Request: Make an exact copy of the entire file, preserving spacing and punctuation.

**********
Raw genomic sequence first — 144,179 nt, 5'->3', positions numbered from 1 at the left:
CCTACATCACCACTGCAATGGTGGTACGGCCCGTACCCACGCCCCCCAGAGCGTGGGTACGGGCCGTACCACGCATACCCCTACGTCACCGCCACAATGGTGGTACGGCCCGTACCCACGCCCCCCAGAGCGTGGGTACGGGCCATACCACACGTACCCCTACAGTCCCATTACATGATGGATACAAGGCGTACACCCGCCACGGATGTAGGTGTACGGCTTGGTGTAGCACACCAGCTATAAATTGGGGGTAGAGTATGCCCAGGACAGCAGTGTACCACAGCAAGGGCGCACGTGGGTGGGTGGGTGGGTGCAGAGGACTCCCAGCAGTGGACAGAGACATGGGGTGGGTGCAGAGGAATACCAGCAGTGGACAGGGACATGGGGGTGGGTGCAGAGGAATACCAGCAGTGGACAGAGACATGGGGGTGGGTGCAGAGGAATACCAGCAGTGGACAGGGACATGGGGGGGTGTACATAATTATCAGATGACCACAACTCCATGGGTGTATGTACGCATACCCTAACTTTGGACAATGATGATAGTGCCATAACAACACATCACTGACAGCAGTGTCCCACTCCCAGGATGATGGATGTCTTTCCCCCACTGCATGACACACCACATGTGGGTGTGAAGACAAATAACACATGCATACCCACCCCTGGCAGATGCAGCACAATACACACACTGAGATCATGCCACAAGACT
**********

Raw genomic sequence first — 144,179 nt, 5'->3', positions numbered from 1 at the left:
CCTACATCACCACTGCAATGGTGGTACGGCCCGTACCCACGCCCCCCAGAGCGTGGGTACGGGCCGTACCACGCATACCCCTACGTCACCGCCACAATGGTGGTACGGCCCGTACCCACGCCCCCCAGAGCGTGGGTACGGGCCATACCACACGTACCCCTACAGTCCCATTACATGATGGATACAAGGCGTACACCCGCCACGGATGTAGGTGTACGGCTTGGTGTAGCACACCAGCTATAAATTGGGGGTAGAGTATGCCCAGGACAGCAGTGTACCACAGCAAGGGCGCACGTGGGTGGGTGGGTGGGTGCAGAGGACTCCCAGCAGTGGACAGAGACATGGGGTGGGTGCAGAGGAATACCAGCAGTGGACAGGGACATGGGGGTGGGTGCAGAGGAATACCAGCAGTGGACAGAGACATGGGGGTGGGTGCAGAGGAATACCAGCAGTGGACAGGGACATGGGGGGGTGTACATAATTATCAGATGACCACAACTCCATGGGTGTATGTACGCATACCCTAACTTTGGACAATGATGATAGTGCCATAACAACACATCACTGACAGCAGTGTCCCACTCCCAGGATGATGGATGTCTTTCCCCCACTGCATGACACACCACATGTGGGTGTGAAGACAAATAACACATGCATACCCACCCCTGGCAGATGCAGCACAATACACACACTGAGATCATGCCACAAGACT